A panel of judges from the Ninth Circuit court of appeals ruled on Tuesday that Hawaii's effective ban on the open carry of guns is unconstitutional.
In a 2-1 ruling, the court found that the Second Amendment protects the right to openly carry a firearm in public for the purpose of self-defense. Judge Diarmuid F. O'Scannlain was joined by Judge Sandra S. Ikuta in the majority while Judge Richard R. Clifton dissented. The majority reversed the lower court ruling that upheld Hawaii's effective ban on all forms of gun carry in the state.
"For better or for worse, the Second Amendment does protect a right to carry a firearm in public for self-defense," Judge O'Scannlain wrote for the majority. "We would thus flout the Constitution if we were to hold that, 'in regulating the manner of bearing arms, the authority of [the State] has no other limit than its own discretion.' While many respectable scholars and activists might find virtue in a firearms-carry regime that restricts the right to a privileged few, 'the enshrinement of constitutional rights necessarily takes certain policy choices off the table.'"
Hawaii has long had some of the most restrictive gun-carry laws in the country. It currently employs a "may issue" gun-carry law, in which state officials may deny permits to applicants even if they've passed a background check and training requirements.
According to documents obtained by the Washington Free Beacon, Hawaii did not issue a single gun-carry permit to any civilians in 2017. The same was true in 2016. They are the only state in the country to not issue a single gun-carry permit in either year.
George Young, a native Hawaiian and Vietnam veteran, was denied a gun-carry permit in 2011 and filed a lawsuit against the state. Young had to act as his own lawyer because he couldn't find a lawyer in the state willing to work on his behalf. After his first two attempts at legal action failed, Alan Beck, a California-based lawyer with ties to Hawaii, offered to help him with his suit on a pro bono basis.
"Today the Ninth Circuit secured the Second Amendment right to carry firearms outside the home," Beck told the Washington Free Beacon. "We are very pleased by the Ninth Circuit's opinion and are committed to litigating this case further."
Beck credited the retired infantryman's determination for Tuesday's outcome and described Young as being "overjoyed" and "ecstatic" at the ruling.
The ruling did not find that all forms of gun carry are protected, though. The court said concealed carry "categorically falls outside Second Amendment protection" but that "the Second Amendment encompasses a right to carry a firearm openly in public for self-defense." It said, in the end, the language of the Second Amendment asserts at least some right to carry firearms outside the home.
"Indeed, the fact that the Second Amendment protects bearing as well as keeping arms implies some level of public carry in case of confrontation," said Judge O’Scannlain. "A right to 'keep" arms, on its own, necessarily implies a right to carry those arms to some extent. For instance, in order to 'keep' arms, one would have to carry them home from the place of purchase and occasionally move them from storage place to storage place. Understanding 'bear' to protect at least some level of carrying in anticipation of conflict outside of the home provides the necessary gap between 'keep' and 'bear' to avoid rendering the latter guarantee as mere surplusage."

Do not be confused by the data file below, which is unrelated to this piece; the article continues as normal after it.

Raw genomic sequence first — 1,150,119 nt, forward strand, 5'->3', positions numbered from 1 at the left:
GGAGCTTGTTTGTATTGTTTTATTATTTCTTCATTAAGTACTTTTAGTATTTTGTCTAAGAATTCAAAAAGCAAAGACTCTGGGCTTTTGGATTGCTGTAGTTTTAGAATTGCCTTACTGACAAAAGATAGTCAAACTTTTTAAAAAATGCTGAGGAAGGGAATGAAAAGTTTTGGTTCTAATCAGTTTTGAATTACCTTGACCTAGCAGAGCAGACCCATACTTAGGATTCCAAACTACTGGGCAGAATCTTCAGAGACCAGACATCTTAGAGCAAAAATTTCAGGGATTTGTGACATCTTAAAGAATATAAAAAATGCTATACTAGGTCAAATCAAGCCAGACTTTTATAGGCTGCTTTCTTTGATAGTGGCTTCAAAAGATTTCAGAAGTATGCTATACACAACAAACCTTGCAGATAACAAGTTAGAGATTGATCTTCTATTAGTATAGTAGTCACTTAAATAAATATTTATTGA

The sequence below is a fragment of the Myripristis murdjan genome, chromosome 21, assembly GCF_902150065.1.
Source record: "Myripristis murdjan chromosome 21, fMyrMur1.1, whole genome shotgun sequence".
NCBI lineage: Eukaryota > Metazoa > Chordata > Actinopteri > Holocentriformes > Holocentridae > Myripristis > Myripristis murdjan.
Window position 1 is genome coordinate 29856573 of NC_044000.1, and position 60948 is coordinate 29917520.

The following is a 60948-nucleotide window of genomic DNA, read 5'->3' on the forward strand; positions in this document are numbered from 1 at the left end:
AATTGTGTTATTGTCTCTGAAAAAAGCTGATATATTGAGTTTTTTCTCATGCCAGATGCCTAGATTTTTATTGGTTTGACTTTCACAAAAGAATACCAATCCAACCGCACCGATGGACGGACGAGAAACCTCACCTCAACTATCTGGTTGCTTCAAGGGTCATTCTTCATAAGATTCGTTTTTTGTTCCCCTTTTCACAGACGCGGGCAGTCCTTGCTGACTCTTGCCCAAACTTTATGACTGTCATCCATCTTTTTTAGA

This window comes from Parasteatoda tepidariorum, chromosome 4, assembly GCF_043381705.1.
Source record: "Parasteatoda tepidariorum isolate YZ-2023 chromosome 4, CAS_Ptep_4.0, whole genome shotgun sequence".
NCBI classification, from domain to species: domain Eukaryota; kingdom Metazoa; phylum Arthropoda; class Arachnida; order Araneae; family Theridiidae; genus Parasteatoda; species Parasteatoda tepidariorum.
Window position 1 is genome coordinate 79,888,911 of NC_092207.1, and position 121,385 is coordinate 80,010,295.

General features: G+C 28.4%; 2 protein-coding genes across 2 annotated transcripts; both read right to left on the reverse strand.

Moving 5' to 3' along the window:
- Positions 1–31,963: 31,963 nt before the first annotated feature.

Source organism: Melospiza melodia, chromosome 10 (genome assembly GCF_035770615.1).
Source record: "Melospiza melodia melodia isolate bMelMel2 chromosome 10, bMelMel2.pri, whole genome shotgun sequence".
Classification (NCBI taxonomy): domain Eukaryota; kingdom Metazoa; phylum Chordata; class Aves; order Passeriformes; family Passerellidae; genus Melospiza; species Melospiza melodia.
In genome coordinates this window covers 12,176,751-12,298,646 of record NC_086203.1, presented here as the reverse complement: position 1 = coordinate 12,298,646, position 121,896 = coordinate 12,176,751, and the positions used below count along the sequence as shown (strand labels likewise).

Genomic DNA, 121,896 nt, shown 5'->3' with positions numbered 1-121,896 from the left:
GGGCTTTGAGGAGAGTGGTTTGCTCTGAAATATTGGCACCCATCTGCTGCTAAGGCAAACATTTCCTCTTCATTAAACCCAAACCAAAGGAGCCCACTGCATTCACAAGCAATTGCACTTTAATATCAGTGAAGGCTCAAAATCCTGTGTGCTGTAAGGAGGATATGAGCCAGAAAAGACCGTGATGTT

The court said the Supreme Court's interpretation of the Second Amendment pointed to a right to carry firearms outside the home.
"In short, the text of the Amendment, as interpreted by Heller and McDonald, points toward the conclusion that 'bear' implies a right to carry firearms publicly for self-defense," the court said. It went on to say Hawaii's gun carry ban "violated the core of the Second Amendment and was void under any level of scrutiny."
The gun rights community was pleased with the ruling.
"The Second Amendment Foundation has always said that you have to allow some form of carry for self-defense," Alan Gottlieb, the gun-rights group's founder, told the Free Beacon. "If you ban concealed carry you must allow open carry or vice versa. You can't ban both and have no carry under the Second Amendment."
Hawaii said it was considering its options.
"We are disappointed in the decision that would undermine Hawaii’s strong gun control law and our commitment to protect the public," Hawaii attorney general Russell Suzuki said in a statement. "But we note that Judge Clifton filed a well-reasoned dissent supporting the constitutionality of this law. We intend to consult with Hawai‘i County and work with them on further action."
The Ninth Circuit panel ordered the case be sent back down to a lower court. Hawaii has the option to request the full Ninth Circuit review of the case but the state has not yet indicated what it plans to do.
UPDATE 8:23 P.M.: This post has been updated with comment from Hawaii's attorney general.